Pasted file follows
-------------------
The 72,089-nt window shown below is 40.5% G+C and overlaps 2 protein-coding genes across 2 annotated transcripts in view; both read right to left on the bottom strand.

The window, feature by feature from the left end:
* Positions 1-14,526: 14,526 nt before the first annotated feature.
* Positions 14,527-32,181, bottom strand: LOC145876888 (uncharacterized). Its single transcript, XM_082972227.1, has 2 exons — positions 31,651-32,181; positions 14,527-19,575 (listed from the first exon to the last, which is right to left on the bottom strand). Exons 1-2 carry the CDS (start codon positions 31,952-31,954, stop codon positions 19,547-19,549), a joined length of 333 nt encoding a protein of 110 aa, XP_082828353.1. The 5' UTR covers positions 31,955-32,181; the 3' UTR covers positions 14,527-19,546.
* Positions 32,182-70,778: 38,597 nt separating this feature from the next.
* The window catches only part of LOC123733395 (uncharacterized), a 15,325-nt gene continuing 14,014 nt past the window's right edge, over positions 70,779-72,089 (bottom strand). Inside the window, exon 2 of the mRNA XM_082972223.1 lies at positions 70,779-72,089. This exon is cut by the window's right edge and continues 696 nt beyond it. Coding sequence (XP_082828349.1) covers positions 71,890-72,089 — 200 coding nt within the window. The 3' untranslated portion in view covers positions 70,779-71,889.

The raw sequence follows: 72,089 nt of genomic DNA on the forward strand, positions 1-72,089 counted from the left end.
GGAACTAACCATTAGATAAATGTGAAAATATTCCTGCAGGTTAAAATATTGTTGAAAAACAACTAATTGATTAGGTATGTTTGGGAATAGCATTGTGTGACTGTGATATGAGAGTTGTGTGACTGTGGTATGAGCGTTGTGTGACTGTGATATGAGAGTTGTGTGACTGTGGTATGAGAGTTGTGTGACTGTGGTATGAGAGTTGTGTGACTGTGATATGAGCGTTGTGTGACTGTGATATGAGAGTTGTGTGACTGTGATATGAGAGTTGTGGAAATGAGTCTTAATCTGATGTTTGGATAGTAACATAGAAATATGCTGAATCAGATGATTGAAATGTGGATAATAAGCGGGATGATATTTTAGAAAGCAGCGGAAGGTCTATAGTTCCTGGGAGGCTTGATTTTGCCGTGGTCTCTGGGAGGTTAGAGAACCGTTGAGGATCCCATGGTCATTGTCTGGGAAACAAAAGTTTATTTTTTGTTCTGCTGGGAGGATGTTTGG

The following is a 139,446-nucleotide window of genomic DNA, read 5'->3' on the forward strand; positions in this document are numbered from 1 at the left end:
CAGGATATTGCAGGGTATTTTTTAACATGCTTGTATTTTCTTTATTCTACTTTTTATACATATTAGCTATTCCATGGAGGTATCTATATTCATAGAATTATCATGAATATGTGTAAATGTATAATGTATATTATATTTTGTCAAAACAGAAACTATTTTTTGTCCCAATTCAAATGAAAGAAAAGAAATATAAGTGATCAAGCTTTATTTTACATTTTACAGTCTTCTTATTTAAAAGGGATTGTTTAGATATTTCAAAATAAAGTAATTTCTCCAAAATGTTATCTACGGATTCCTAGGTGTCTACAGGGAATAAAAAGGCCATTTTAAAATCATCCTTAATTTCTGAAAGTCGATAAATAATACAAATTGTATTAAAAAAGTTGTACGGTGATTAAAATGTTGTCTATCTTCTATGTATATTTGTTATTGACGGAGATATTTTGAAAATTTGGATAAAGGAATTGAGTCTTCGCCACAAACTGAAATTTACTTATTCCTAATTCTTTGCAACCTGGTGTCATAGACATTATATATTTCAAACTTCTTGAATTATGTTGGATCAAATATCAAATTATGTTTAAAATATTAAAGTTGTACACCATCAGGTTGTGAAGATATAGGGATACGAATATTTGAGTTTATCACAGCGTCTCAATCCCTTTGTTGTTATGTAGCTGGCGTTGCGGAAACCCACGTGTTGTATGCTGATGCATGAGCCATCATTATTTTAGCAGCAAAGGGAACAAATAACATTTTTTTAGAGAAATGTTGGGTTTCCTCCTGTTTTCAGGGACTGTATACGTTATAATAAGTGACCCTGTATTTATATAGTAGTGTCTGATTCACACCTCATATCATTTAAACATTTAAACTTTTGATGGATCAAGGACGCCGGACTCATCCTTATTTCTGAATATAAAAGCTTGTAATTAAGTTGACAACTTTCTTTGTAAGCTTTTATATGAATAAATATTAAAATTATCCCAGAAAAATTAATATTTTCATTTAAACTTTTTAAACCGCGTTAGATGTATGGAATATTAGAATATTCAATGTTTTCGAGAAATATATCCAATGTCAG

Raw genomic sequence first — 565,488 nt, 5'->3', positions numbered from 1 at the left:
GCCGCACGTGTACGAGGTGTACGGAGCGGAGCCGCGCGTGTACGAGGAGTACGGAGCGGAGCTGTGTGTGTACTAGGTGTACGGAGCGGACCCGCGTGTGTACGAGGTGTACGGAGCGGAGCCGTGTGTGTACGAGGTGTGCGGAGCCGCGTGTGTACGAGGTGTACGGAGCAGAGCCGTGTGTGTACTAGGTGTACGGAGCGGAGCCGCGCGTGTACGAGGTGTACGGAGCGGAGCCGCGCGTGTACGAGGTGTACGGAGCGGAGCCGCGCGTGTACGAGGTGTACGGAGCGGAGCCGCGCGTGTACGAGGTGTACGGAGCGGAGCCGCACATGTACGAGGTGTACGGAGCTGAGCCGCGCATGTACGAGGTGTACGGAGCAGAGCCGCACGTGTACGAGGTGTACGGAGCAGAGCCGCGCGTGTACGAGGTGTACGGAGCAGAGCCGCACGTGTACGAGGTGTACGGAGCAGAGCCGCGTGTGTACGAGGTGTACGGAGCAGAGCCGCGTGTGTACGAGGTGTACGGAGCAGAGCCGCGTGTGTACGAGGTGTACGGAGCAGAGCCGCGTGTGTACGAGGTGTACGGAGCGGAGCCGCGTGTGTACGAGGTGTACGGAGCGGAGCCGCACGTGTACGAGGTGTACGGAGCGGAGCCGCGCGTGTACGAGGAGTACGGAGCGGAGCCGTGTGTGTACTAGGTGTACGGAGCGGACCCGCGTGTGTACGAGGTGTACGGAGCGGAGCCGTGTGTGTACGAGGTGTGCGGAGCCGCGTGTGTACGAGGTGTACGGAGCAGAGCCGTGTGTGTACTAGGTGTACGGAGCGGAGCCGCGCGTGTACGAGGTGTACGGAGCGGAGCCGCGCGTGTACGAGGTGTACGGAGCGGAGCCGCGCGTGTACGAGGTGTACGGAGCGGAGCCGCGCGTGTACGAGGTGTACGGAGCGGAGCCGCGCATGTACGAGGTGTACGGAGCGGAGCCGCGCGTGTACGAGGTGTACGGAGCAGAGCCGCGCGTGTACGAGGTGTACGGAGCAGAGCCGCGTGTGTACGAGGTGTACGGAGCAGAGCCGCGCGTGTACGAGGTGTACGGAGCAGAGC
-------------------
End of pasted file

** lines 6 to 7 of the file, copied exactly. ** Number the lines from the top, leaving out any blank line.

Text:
* The window catches only part of LOC123733395 (uncharacterized), a 15,325-nt gene continuing 14,014 nt past the window's right edge, over positions 70,779-72,089 (bottom strand). Inside the window, exon 2 of the mRNA XM_082972223.1 lies at positions 70,779-72,089. This exon is cut by the window's right edge and continues 696 nt beyond it. Coding sequence (XP_082828349.1) covers positions 71,890-72,089 — 200 coding nt within the window. The 3' untranslated portion in view covers positions 70,779-71,889.

The raw sequence follows: 72,089 nt of genomic DNA on the forward strand, positions 1-72,089 counted from the left end.